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Mothers of the world should raise men, not boys

POSTED: September 18, 2013 4:00 a.m.

I am the first to admit I am a wee bit overprotective. I admit I probably cramp my child's style and am far more of a worry wart than necessary.

I say that, then realize you can never be too protective of your child.

"Why can't I do ... " he will ask.

"Because I said so," is my answer. "I'm the boss, applesauce."

This is not a good answer for Cole.

It wasn't a good answer for me when I was a child and that's what Mama told me. Except Mama left off any rhyme to soften the blow; she usually informed me very matter of a fact she was calling the shots.

I thought she was terribly strict and must have hated me. Surely, she gave birth to me because she wanted to torture some defenseless child.

I wasn't allowed to do about 85 percent of the things my friends did. I wasn't allowed to go to places by myself. I wasn't allowed to spend the night if Mama didn't know the family - and we're not talking from the PTA here, we're talking "know them since birth" type deals. She probably ran background checks on my Sunday school teachers, just to be safe.

"You can't smother that boy his whole life," a friend informed me once.

Said friend was a former Marine and probably found me to be quite silly in the things I refused to let Cole do. No probably about it really, I know he did.

And before I continue, let me rephrase that because said friend would remind me there's no such thing as a former Marine - he was still a Marine.

"I'm his mother, I can smother him as long I want to. And I am not smothering him. I am protecting him."

Said Marine friend shook his head.

"You are smothering him. Do you want him to be a boy or a man when he grows up? You keep this nonsense up, you are going to have a grown up boy when he's 40."

I wasn't quite sure what he meant at the time, but it dawned on me later.

Some men are accused of being ... well ... boys. We know the ones - heck, I think at some point, I dated a few a long, long, long time ago.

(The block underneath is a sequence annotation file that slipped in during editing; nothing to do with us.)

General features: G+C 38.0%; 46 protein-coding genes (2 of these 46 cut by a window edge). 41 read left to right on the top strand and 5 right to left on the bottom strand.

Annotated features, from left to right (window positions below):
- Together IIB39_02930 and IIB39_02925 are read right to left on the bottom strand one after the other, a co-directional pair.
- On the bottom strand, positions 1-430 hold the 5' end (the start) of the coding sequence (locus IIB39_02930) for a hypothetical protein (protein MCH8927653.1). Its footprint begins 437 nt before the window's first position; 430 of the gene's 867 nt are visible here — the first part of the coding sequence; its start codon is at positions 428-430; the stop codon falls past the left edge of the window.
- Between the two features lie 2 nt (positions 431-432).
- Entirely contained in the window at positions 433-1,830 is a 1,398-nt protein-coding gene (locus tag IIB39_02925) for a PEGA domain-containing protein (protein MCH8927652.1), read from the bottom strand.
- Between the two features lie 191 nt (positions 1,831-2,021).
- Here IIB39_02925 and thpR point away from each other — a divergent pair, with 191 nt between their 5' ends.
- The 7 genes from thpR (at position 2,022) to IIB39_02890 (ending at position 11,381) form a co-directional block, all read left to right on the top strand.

But Cole was not going to be that way.

He was responsible. He apologized when he needed to, he picked up after himself and he actually begged to wash dishes. I have to say, I think I have a pretty great kid, even though I don't think I have a lot to do with that. Most of the time, he is correcting me more than I am correcting him.

I knew how I wanted him to be when he was grown. I want him to be successful, happy and well-respected. Did I want him to still be crazy about his mama? Of course. Did I want him to be a perpetual child? No.

But I do think boys sometimes have it a little tougher than girls do in some regards. They are told they have to be tough, they have to like cars, guns and hunting - when maybe, they don't. Some are told they aren't supposed to cry or show any emotion when I know some men are far more compassionate than I am.

I think the men I have admired the most were those who didn't give a diddle about what society told them they were supposed to be, but were themselves.

People like my grandfather, who worked in construction during the week but come Sunday was the prettiest man in church. He also didn't care who saw him get emotional, whether he was upset about something concerning me or Georgia Tech beating the Dawgs. No one would have questioned his manliness.

But maybe that's it. Somewhere along the way, we all forgot that boys, men, those males of our species are people too. They aren't super humans who have no feelings.

It's such a delicate, precarious balance this business of raising boys. I've tried to remember that. I've told Cole to always be considerate, to think of how someone else would feel, to think of consequences, to make good decisions, even when I wasn't there. Especially when I wasn't there.

As Mama would tell me when I was younger: "Don't do anything you would be embarrassed to have to explain to me or the police later."

That kind of gave me a pretty good parameter of what I should or shouldn't do.

I think for the most part, what I have said has stuck. He's doing pretty good so far and has a good sense of self. And so far, he comes to me when he has worries, concerns or questions.

Like the other day. He was worried. One of his friends no longer liked the same thing he did. Did this mean the friendship was over? I smiled and told him no and explained friends could like different things; it was perfectly fine.

He was relieved. They had known each other since they were 2. He didn't want to lose a good friend over something so inconsequential - his words not mine.

It's tough work, this raising men and not boys.

Sudie Crouch is an award winning humor columnist and author of the recently e-published novel, "The Dahlman Files: A Tony Dahlman Paranormal Mystery."

 

 

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